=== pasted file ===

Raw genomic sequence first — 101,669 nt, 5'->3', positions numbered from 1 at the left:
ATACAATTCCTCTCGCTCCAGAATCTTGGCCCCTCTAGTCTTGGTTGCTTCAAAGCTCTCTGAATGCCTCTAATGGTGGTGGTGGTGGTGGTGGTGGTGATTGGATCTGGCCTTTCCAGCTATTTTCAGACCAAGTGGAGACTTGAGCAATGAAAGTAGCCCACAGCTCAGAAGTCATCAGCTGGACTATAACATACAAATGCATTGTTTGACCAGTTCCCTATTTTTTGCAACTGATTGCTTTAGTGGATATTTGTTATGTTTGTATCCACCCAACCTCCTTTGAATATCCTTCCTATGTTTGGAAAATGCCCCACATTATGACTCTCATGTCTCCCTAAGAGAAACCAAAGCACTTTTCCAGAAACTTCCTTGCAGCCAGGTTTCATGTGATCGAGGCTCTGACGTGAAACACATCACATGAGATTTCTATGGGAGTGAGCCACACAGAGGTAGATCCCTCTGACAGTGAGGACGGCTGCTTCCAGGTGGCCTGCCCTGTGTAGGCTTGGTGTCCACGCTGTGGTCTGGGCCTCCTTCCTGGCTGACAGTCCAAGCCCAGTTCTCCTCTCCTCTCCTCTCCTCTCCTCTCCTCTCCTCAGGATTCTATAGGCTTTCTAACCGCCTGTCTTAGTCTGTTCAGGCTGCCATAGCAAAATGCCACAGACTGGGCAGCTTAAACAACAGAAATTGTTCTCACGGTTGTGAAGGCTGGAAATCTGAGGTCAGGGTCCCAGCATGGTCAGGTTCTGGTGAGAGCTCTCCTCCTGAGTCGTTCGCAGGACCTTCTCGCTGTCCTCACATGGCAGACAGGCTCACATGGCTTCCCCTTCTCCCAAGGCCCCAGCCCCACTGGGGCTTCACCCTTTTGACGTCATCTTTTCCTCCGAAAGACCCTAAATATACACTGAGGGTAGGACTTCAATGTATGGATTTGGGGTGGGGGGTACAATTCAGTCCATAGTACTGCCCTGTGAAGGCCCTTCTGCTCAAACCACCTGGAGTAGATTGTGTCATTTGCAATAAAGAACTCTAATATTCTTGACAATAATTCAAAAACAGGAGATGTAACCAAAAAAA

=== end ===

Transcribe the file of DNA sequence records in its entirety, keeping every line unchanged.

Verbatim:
Raw genomic sequence first — 101,669 nt, 5'->3', positions numbered from 1 at the left:
ATACAATTCCTCTCGCTCCAGAATCTTGGCCCCTCTAGTCTTGGTTGCTTCAAAGCTCTCTGAATGCCTCTAATGGTGGTGGTGGTGGTGGTGGTGGTGATTGGATCTGGCCTTTCCAGCTATTTTCAGACCAAGTGGAGACTTGAGCAATGAAAGTAGCCCACAGCTCAGAAGTCATCAGCTGGACTATAACATACAAATGCATTGTTTGACCAGTTCCCTATTTTTTGCAACTGATTGCTTTAGTGGATATTTGTTATGTTTGTATCCACCCAACCTCCTTTGAATATCCTTCCTATGTTTGGAAAATGCCCCACATTATGACTCTCATGTCTCCCTAAGAGAAACCAAAGCACTTTTCCAGAAACTTCCTTGCAGCCAGGTTTCATGTGATCGAGGCTCTGACGTGAAACACATCACATGAGATTTCTATGGGAGTGAGCCACACAGAGGTAGATCCCTCTGACAGTGAGGACGGCTGCTTCCAGGTGGCCTGCCCTGTGTAGGCTTGGTGTCCACGCTGTGGTCTGGGCCTCCTTCCTGGCTGACAGTCCAAGCCCAGTTCTCCTCTCCTCTCCTCTCCTCTCCTCTCCTCTCCTCAGGATTCTATAGGCTTTCTAACCGCCTGTCTTAGTCTGTTCAGGCTGCCATAGCAAAATGCCACAGACTGGGCAGCTTAAACAACAGAAATTGTTCTCACGGTTGTGAAGGCTGGAAATCTGAGGTCAGGGTCCCAGCATGGTCAGGTTCTGGTGAGAGCTCTCCTCCTGAGTCGTTCGCAGGACCTTCTCGCTGTCCTCACATGGCAGACAGGCTCACATGGCTTCCCCTTCTCCCAAGGCCCCAGCCCCACTGGGGCTTCACCCTTTTGACGTCATCTTTTCCTCCGAAAGACCCTAAATATACACTGAGGGTAGGACTTCAATGTATGGATTTGGGGTGGGGGGTACAATTCAGTCCATAGTACTGCCCTGTGAAGGCCCTTCTGCTCAAACCACCTGGAGTAGATTGTGTCATTTGCAATAAAGAACTCTAATATTCTTGACAATAATTCAAAAACAGGAGATGTAACCAAAAAAA